BOZEMAN, Mont. -- Sustainable Oils supplied the camelina-based biojet fuel that successfully powered yesterday's Earth Day test flight of the U.S. Navy's F/A-18 "Green Hornet" aircraft.

Taking place at the Naval Air Warfare Center in Patuxent River, Maryland, the flight was the first to demonstrate the performance of a 50-50 blend of camelina-based biojet fuel and traditional petroleum-based jet fuel at supersonic speeds. Yesterday's use of this camelina-based fuel, which was produced by Honeywell's UOP using its renewable jet fuel process technology, marks a significant milestone in the certification and operational use of camelina-based biofuels in military aircraft.

"The success of the Navy's Earth Day flight again demonstrates that camelina-based jet fuel meets the quality and performance requirements that these aircraft demand," said Tom Todaro, CEO of Sustainable Oils. "We look forward to continuing to work with the U.S. military, as well as commercial airlines, to provide the next generation of domestically-produced aviation biofuels that create revenue and jobs in rural areas, decrease greenhouse gas emissions, and reduce our nation's dependence on foreign energy sources."

According to the U.S. Navy, the Green Hornet performed as engineers expected, successfully completing all aspects of the test flight. Yesterday's flight won the praise of Secretary of the Navy Ray Mabus, who has provided ongoing leadership in the Navy's focus on renewable energy and attended the test flight.

"The alternative fuels test program is a significant milestone in the certification and ultimate operational use of biofuels by the Navy and Marine Corps," said Secretary of the Navy Mabus. "It's important to emphasize, especially on Earth Day, the Navy's commitment to reducing dependence on foreign oil as well as safeguarding our environment. Our Navy, alongside industry, the other services and federal agency partners, will continue to be an early adopter of alternative energy sources."

In September 2009, Sustainable Oils was awarded a contract by the Defense Energy Support Center to supply camelina-based jet fuel to the U.S. Navy. The contract was for 100,000 gallons of HRJ-8 beginning 2009 through 2010, and includes an option to purchase an additional 100,000 gallons between June 2010 and December 2012.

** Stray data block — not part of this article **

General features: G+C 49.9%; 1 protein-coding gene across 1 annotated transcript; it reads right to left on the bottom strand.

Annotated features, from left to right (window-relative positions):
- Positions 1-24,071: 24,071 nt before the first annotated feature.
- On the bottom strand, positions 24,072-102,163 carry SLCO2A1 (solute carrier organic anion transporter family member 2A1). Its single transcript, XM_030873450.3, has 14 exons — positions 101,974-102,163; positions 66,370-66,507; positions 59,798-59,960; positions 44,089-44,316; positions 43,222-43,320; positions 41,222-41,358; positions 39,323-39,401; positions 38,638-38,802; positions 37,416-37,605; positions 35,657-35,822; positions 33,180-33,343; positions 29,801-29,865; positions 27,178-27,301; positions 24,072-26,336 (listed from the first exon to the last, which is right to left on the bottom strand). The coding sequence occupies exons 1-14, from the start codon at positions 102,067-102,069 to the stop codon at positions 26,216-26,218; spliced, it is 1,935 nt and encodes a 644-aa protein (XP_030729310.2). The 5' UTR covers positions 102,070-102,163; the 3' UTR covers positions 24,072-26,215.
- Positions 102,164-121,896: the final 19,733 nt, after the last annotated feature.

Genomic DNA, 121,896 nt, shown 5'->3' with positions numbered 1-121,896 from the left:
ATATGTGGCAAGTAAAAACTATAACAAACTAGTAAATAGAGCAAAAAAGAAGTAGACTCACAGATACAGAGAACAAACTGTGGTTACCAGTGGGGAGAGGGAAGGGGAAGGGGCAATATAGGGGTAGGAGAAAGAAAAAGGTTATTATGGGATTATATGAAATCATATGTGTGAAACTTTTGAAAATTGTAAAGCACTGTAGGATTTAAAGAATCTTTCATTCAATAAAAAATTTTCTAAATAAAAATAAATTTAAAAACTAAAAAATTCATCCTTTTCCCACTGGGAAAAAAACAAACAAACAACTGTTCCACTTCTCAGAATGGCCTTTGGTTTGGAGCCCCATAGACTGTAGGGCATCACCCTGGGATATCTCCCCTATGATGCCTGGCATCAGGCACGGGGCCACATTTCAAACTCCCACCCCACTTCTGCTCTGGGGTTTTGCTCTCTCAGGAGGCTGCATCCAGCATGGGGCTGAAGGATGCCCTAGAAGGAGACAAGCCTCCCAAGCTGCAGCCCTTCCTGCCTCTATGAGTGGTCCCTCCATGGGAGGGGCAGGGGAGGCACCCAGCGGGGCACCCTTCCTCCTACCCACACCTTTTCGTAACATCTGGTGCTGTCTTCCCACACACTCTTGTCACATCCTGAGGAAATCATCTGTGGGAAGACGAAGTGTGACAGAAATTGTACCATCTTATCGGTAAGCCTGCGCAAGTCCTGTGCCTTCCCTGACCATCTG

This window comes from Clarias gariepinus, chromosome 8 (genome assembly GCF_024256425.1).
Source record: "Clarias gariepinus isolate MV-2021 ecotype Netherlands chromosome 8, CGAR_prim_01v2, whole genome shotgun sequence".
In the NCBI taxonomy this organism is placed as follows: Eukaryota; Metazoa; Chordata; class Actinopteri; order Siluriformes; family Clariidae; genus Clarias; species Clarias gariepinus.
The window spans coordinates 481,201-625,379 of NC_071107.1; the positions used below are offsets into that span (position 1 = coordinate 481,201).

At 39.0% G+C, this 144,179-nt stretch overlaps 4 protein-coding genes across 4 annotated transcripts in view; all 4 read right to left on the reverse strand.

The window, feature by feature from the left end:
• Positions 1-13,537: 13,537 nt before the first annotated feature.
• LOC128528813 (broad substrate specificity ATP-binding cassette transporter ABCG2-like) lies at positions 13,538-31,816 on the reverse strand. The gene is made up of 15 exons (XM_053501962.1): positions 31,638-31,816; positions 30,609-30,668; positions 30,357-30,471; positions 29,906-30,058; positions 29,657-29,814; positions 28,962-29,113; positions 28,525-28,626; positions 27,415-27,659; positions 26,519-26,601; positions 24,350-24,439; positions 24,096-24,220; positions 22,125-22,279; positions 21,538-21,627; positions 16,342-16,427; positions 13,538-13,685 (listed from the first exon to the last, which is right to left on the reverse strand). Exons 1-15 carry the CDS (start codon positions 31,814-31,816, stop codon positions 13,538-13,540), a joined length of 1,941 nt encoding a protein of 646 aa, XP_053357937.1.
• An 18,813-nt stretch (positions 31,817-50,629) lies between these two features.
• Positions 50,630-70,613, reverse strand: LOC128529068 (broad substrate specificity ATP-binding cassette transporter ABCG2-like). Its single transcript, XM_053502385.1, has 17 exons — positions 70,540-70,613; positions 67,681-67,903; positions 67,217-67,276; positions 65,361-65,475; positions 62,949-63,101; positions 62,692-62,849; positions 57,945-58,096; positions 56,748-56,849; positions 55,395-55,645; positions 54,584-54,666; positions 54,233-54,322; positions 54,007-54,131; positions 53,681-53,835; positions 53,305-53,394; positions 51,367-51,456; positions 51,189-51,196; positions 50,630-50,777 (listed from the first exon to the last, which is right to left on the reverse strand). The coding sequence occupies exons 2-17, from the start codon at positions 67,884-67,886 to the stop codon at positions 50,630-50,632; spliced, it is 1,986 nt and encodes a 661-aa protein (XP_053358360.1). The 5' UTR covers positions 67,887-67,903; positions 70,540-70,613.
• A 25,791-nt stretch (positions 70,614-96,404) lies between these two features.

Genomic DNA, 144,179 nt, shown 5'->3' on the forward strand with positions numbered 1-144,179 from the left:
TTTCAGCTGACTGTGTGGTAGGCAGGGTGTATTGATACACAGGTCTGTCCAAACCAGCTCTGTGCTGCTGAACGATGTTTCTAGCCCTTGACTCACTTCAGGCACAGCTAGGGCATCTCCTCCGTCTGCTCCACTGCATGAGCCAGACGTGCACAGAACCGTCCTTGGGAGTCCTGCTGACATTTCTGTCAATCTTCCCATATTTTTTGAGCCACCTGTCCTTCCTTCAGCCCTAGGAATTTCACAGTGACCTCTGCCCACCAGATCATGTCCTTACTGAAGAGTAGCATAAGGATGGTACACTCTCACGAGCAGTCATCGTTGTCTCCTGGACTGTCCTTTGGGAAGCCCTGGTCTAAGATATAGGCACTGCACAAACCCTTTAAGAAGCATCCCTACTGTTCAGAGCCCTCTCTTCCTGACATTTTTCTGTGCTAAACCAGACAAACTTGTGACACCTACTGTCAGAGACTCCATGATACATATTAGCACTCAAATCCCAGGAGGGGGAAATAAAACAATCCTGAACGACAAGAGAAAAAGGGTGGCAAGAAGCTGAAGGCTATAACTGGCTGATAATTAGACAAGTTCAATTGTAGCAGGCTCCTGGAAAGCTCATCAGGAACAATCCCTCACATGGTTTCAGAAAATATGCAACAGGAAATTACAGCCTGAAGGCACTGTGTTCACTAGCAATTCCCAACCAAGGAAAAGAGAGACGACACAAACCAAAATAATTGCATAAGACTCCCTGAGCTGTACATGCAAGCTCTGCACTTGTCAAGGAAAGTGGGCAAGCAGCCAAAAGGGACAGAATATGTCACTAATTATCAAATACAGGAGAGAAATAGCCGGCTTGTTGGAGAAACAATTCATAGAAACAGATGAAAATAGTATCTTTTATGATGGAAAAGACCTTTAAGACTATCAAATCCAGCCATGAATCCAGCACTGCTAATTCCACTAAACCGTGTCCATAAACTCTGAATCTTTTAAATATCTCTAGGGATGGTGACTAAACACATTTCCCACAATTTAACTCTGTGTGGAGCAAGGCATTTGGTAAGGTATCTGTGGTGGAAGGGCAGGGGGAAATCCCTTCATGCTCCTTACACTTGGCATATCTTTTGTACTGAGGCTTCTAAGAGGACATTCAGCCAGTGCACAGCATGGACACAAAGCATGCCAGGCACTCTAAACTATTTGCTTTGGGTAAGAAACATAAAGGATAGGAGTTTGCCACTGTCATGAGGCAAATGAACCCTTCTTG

Camelina is the most readily available renewable fuel feedstock that meets the U.S. military's criteria, with the ability to scale up acreage to meet demand. The camelina for the contract, including yesterday's Green Hornet test flight, was primarily grown in 2009 and harvested in September 2009 by farmers in Montana. The company also has several field trials in Washington State.

"Today's flight opens the door to a whole new world of possibilities with camelina," Senator Jon Tester (D-MT) said in a statement. "It's a homegrown, renewable fuel that holds a lot of promise for America's energy security, and for jobs. Montana is going to have a front-row seat as we move forward."

Sustainable Oils also provided the camelina-based jet fuel that powered the historic flight of a U.S. Air Force A-10C Thunderbolt II on March 25th, 2010, which flew from Florida's Eglin Air Force Base on a 50-50 blend of camelina-based jet fuel and traditional jet fuel. The 90-minute flight marked the first time that any aircraft has been powered by conventional and biomass-based fuel in all engines.

Camelina was selected for initial testing by the military because it does not compete with food crops, has been proven to reduce carbon emissions by more than 80 percent, and has already been successfully tested in a Japan Airlines commercial test flight in January 2009. In addition, camelina has naturally high oil content, and requires less fertilizer and herbicides. It is an excellent rotation crop with wheat, and it can also grow on marginal land. Additionally, camelina has been proven to significantly reduce carbon emissions in aviation fuel. A life cycle analysis (LCA) of jet fuel created from camelina conducted at Michigan Tech University in conjunction with UOP LLC, a Honeywell Company, and Sustainable Oils found that the renewable fuel reduces carbon emissions by 80 percent compared to petroleum jet fuel.

SOURCE: Sustainable Oils.